12th April 1954
A plane hit a car while landing at Guernsey Airport
A Guernsey driver had a lucky escape in 1954 when an incoming aircraft hit the roof of his car.
Frank Le Fevre, of St Saviours, was driving along one of the roads that bordered the airport property when the wheels of the plane, which was landing at the time, collided with him.
News reports of the time don’t mention which road he was on. However, depending on the direction of the wind, it’s fair to assume it was either La Villaize Road or Route de Plaisance as they pass either end of the runway. The former is by far the more likely. Route de Plaisance is further from the end of the current landing strip, and the runway, which was grass at the time of the collision, was shorter than it is now.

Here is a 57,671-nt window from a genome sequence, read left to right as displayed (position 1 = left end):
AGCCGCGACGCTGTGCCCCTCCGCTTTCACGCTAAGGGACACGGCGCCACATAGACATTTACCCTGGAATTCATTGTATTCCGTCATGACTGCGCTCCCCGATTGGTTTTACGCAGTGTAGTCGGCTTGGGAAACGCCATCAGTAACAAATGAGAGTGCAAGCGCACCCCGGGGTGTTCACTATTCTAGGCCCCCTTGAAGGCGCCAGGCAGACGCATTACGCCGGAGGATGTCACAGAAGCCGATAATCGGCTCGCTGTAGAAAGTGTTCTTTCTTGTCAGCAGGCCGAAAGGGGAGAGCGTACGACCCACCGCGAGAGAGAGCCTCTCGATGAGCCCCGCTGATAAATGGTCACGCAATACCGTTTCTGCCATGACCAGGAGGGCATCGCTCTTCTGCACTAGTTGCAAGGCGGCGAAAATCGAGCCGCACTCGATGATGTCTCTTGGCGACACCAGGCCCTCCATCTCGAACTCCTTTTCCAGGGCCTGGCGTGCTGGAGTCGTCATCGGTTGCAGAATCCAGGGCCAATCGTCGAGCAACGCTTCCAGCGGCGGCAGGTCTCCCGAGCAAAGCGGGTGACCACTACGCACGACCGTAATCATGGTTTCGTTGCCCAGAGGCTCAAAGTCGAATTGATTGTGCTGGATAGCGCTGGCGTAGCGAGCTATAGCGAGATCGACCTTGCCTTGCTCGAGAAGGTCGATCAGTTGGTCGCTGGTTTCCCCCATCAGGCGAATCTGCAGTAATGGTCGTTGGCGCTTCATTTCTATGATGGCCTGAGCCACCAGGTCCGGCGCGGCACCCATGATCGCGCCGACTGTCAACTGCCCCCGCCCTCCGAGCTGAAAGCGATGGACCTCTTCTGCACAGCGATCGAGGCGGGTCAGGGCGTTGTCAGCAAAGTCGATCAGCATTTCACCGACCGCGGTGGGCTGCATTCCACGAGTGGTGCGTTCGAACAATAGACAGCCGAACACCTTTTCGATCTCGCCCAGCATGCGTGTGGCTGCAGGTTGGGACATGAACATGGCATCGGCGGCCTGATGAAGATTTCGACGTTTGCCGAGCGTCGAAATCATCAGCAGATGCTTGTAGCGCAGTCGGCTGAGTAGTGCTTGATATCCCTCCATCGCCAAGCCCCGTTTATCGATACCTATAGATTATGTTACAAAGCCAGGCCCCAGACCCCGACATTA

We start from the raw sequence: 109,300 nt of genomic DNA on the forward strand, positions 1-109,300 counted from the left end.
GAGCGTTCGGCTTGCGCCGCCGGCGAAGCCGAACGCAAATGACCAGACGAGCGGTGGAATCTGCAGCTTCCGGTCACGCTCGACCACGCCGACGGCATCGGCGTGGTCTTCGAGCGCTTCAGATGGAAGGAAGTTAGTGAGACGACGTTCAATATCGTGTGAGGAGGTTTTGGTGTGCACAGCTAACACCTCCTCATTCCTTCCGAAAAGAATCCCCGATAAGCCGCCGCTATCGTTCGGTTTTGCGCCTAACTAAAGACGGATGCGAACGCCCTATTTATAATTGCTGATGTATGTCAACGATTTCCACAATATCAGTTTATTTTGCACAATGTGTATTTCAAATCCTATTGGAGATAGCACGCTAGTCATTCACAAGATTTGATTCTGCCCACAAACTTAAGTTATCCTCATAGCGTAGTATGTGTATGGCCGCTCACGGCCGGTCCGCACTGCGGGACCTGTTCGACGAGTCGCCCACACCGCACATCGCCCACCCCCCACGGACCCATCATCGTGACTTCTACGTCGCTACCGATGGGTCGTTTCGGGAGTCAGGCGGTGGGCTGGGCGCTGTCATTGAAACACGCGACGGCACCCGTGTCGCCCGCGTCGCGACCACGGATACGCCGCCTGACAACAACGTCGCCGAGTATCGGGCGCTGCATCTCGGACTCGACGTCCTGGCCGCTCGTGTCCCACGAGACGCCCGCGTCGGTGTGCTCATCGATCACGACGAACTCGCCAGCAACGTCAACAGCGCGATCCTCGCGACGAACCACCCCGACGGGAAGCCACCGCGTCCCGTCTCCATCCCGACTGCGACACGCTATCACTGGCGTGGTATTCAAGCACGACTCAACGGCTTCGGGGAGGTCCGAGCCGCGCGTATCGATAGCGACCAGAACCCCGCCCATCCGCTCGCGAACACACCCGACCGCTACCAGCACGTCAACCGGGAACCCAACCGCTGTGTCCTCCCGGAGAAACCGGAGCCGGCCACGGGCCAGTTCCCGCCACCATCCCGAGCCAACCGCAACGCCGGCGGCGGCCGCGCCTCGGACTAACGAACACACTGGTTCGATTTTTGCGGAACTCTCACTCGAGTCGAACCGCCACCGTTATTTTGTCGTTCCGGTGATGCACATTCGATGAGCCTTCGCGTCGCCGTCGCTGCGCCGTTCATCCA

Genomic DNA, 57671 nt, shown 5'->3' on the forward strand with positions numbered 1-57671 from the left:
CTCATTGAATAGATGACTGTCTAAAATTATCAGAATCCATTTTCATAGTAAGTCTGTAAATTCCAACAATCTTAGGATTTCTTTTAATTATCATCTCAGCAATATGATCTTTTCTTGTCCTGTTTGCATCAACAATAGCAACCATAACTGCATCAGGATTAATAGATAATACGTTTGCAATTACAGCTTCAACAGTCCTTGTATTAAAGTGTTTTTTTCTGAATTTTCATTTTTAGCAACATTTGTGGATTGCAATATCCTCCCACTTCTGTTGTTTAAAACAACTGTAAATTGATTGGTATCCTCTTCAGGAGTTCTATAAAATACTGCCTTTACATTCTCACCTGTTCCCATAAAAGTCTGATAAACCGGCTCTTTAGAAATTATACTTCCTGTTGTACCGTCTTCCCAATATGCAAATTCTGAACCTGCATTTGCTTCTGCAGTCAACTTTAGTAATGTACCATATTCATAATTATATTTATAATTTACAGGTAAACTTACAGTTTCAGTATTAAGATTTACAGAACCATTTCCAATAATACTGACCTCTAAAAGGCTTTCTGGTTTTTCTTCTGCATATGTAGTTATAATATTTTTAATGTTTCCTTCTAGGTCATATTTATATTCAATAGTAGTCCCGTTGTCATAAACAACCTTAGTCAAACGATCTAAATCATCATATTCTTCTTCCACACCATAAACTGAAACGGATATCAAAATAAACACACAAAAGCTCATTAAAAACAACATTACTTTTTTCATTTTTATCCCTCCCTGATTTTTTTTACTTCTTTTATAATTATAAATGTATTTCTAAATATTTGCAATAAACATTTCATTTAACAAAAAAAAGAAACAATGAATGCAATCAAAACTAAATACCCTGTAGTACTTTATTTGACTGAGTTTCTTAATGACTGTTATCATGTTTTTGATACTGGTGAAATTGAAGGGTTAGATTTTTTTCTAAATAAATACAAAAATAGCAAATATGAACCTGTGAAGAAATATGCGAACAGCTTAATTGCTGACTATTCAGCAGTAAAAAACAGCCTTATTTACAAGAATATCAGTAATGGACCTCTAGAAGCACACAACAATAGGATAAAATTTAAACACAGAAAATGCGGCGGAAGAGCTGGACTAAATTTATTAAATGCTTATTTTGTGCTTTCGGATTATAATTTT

The plane was a de Havilland Rapide, operated by British European Airways, under the control of Captain P Loat. He had six passengers onboard at the time, none of whom were injured.
Damaged car and plane
Unfortunately, the same cannot be said for either the plane itself or Mr Le Fevre’s car. The aircraft was slightly damaged underneath, and the car suffered a dented roof and smashed windscreen. Mr Le Fevre suffered cuts to his head as a result.
British European Airways no longer exists. It merged with BOAC, the British Overseas Aiways Corporation, on 31 March 1974. The combined group is now British Airways.
What else happened in Guernsey in April?
Guernsey history newsletter
Check out The Sarnian’s email newsletter for Guernsey history, features, puzzles and pictures. It’s also the first place where you’ll find out about the Sarnian series of books, including sneak previews and discounts.
We will never sell your data to third parties, and there’s an unsubscribe link in every email, so you can leave whenever you like.
Explore Guernsey's history
A body on a beach, an impossible alibi and an unstoppable race against time!
Check out the first book in The Sarnian series, set on the Channel Island of Guernsey.